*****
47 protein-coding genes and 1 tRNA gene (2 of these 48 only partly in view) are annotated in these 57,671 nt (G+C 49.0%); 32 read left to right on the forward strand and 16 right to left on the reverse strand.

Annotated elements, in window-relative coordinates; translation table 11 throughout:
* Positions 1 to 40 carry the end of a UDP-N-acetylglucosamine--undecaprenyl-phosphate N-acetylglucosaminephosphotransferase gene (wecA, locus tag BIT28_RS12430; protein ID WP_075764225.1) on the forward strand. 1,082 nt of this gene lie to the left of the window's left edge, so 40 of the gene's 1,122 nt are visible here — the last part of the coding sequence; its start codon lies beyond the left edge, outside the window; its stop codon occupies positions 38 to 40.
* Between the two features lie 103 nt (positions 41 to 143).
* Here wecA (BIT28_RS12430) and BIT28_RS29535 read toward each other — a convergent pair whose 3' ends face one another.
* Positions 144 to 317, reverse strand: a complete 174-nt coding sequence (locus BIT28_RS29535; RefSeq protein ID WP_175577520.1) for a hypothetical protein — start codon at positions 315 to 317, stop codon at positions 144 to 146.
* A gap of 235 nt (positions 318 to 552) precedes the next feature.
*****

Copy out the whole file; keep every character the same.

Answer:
47 protein-coding genes and 1 tRNA gene (2 of these 48 only partly in view) are annotated in these 57,671 nt (G+C 49.0%); 32 read left to right on the forward strand and 16 right to left on the reverse strand.

Annotated elements, in window-relative coordinates; translation table 11 throughout:
* Positions 1 to 40 carry the end of a UDP-N-acetylglucosamine--undecaprenyl-phosphate N-acetylglucosaminephosphotransferase gene (wecA, locus tag BIT28_RS12430; protein ID WP_075764225.1) on the forward strand. 1,082 nt of this gene lie to the left of the window's left edge, so 40 of the gene's 1,122 nt are visible here — the last part of the coding sequence; its start codon lies beyond the left edge, outside the window; its stop codon occupies positions 38 to 40.
* Between the two features lie 103 nt (positions 41 to 143).
* Here wecA (BIT28_RS12430) and BIT28_RS29535 read toward each other — a convergent pair whose 3' ends face one another.
* Positions 144 to 317, reverse strand: a complete 174-nt coding sequence (locus BIT28_RS29535; RefSeq protein ID WP_175577520.1) for a hypothetical protein — start codon at positions 315 to 317, stop codon at positions 144 to 146.
* A gap of 235 nt (positions 318 to 552) precedes the next feature.